In This Article Expand or collapse the "in this article" section Zoonosis

  • Introduction
  • General Overviews
  • Anthologies
  • Journals
  • Zoonotic Disease and Human Evolution
  • Anthropologies of Zoonotic Science
  • Biosecurity Interventions and Multispecies Ecologies
  • Agrarian Change and Its Microbial Risks
  • Global Health: Postcolonial Geopolitics and Social Vulnerability
  • Historical Perspectives
  • Collaboration and “One Health”

Anthropology Zoonosis
Lyle Fearnley
  • LAST MODIFIED: 26 May 2023
  • DOI: 10.1093/obo/9780199766567-0286


A zoonosis is a disease that spreads by infection from animals to humans: zoon (animal) + nosos (disease). More than 60 percent of new or “emerging” diseases since the 1940s are zoonoses, including HIV, influenza, Ebola, and Covid-19. As a subject of anthropological inquiry, however, zoonosis is best approached not as a novel topic with medical urgency, but rather as a zone of problematization within which several reconstructions of contemporary anthropology meet. First, the anthropology of zoonosis furthers the ethical and epistemological displacement of medical anthropology from the clinical encounter toward the collective scale of epidemics, biopolitics, and the political economy of health—a process initiated by the anthropological responses to HIV/AIDS (though HIV was not treated by anthropologists as zoonosis until more recently). Second, it participates in the renewed anthropological interest in nonhuman animals that has accompanied disciplinary lines of flight such as science and technology studies, posthumanism, and multispecies ethnography. In short, anthropological studies of zoonosis reflect two distinct but overlapping changes of object: from individual to public or global health; and from human to nonhuman illness and disease. As a result, the anthropology of zoonosis is an intensively interdisciplinary and collaborative field—not only forging new links across subfields within anthropology, such as between medical anthropology and animal studies, agrarian studies, biological anthropology/primatology, archaeology, and environmental anthropology, but also building collaborations across disciplines including co-research alongside epidemiologists, virologists, and veterinarians. From a position of adjacency to zoonosis research in virology labs and veterinary fields, anthropologists are providing cultural insights to improve zoonotic disease prevention and control, while also seeking to critique the ways that biosecurity interventions are configured with a variety of modes of interspecies living. Given the above, this review is not restricted to works published by anthropologists (disciplinarily) proper, and also includes anthropological studies of diseases that are not technically zoonoses, but articulate similar problematizations, such as vector-borne diseases and animal infections that do not spread to humans.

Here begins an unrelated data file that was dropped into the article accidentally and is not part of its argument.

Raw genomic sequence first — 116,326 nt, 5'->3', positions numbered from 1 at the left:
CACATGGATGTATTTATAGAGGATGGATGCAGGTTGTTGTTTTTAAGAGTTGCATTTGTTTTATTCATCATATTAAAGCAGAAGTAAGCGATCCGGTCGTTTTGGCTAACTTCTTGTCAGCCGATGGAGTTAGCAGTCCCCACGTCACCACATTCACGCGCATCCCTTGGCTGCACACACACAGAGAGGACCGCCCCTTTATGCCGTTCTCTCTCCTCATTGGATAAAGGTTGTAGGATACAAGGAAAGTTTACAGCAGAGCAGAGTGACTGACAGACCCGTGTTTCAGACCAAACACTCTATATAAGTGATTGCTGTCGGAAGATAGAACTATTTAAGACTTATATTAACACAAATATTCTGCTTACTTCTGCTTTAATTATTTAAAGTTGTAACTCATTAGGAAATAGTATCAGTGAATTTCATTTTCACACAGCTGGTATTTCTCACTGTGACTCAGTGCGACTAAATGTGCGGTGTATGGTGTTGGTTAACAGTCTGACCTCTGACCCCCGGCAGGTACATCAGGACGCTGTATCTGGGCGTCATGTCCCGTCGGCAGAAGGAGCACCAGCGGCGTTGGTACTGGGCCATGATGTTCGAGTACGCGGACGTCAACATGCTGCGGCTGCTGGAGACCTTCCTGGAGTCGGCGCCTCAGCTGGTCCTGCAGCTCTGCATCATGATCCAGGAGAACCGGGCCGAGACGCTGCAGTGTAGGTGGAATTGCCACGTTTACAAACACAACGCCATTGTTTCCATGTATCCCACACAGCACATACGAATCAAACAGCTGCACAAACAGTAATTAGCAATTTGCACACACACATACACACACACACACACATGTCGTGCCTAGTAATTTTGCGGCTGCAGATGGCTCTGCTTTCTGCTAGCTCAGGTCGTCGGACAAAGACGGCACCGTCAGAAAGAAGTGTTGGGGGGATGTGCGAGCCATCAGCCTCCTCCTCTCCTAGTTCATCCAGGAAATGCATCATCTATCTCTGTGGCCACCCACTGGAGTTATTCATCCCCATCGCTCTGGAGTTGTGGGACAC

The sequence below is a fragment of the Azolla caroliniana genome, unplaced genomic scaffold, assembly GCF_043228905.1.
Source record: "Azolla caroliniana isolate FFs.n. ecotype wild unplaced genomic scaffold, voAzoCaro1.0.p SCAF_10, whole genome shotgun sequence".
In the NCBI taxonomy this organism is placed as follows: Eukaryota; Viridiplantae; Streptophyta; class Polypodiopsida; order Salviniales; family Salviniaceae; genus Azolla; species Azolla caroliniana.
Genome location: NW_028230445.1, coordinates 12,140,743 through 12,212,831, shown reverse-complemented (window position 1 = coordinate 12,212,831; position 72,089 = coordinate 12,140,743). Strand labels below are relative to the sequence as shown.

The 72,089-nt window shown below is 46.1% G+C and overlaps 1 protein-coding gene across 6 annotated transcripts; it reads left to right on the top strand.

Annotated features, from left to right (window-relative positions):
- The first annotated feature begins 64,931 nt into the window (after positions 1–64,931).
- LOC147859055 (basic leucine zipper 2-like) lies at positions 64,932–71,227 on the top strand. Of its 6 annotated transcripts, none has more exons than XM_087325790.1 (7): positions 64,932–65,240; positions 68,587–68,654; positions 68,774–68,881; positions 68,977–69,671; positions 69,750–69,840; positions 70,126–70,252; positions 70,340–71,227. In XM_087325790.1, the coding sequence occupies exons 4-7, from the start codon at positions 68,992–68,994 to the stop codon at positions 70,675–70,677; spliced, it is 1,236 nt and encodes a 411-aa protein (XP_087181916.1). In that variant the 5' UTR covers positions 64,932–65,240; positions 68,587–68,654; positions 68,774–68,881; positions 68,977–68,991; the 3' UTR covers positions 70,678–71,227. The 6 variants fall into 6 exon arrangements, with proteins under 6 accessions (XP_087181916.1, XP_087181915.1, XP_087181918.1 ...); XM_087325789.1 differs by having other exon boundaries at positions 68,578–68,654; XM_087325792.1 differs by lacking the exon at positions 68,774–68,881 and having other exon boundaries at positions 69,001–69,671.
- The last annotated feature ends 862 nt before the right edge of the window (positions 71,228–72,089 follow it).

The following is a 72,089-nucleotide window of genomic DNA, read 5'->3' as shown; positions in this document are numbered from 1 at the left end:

General Overviews